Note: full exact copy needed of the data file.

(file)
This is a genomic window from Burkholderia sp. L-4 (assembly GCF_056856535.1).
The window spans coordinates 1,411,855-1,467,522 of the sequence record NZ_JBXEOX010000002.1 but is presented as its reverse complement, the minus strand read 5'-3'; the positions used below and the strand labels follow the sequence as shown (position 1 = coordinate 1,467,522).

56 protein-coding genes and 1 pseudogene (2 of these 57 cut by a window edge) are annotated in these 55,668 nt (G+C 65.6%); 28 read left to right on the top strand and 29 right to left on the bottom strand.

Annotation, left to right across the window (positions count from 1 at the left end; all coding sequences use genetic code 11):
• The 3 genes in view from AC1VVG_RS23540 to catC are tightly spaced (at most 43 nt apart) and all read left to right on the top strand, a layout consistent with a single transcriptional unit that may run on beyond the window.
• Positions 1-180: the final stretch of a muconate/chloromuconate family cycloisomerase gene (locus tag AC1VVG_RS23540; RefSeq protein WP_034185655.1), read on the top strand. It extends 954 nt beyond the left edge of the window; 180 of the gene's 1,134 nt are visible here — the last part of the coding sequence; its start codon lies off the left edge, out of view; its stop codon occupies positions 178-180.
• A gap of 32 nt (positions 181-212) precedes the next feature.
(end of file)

This is a genomic window from Burkholderia sp. L-4 (assembly GCF_056856535.1).
The window spans coordinates 1,411,855-1,467,522 of the sequence record NZ_JBXEOX010000002.1 but is presented as its reverse complement, the minus strand read 5'-3'; the positions used below and the strand labels follow the sequence as shown (position 1 = coordinate 1,467,522).

56 protein-coding genes and 1 pseudogene (2 of these 57 cut by a window edge) are annotated in these 55,668 nt (G+C 65.6%); 28 read left to right on the top strand and 29 right to left on the bottom strand.

Annotation, left to right across the window (positions count from 1 at the left end; all coding sequences use genetic code 11):
• The 3 genes in view from AC1VVG_RS23540 to catC are tightly spaced (at most 43 nt apart) and all read left to right on the top strand, a layout consistent with a single transcriptional unit that may run on beyond the window.
• Positions 1-180: the final stretch of a muconate/chloromuconate family cycloisomerase gene (locus tag AC1VVG_RS23540; RefSeq protein WP_034185655.1), read on the top strand. It extends 954 nt beyond the left edge of the window; 180 of the gene's 1,134 nt are visible here — the last part of the coding sequence; its start codon lies off the left edge, out of view; its stop codon occupies positions 178-180.
• A gap of 32 nt (positions 181-212) precedes the next feature.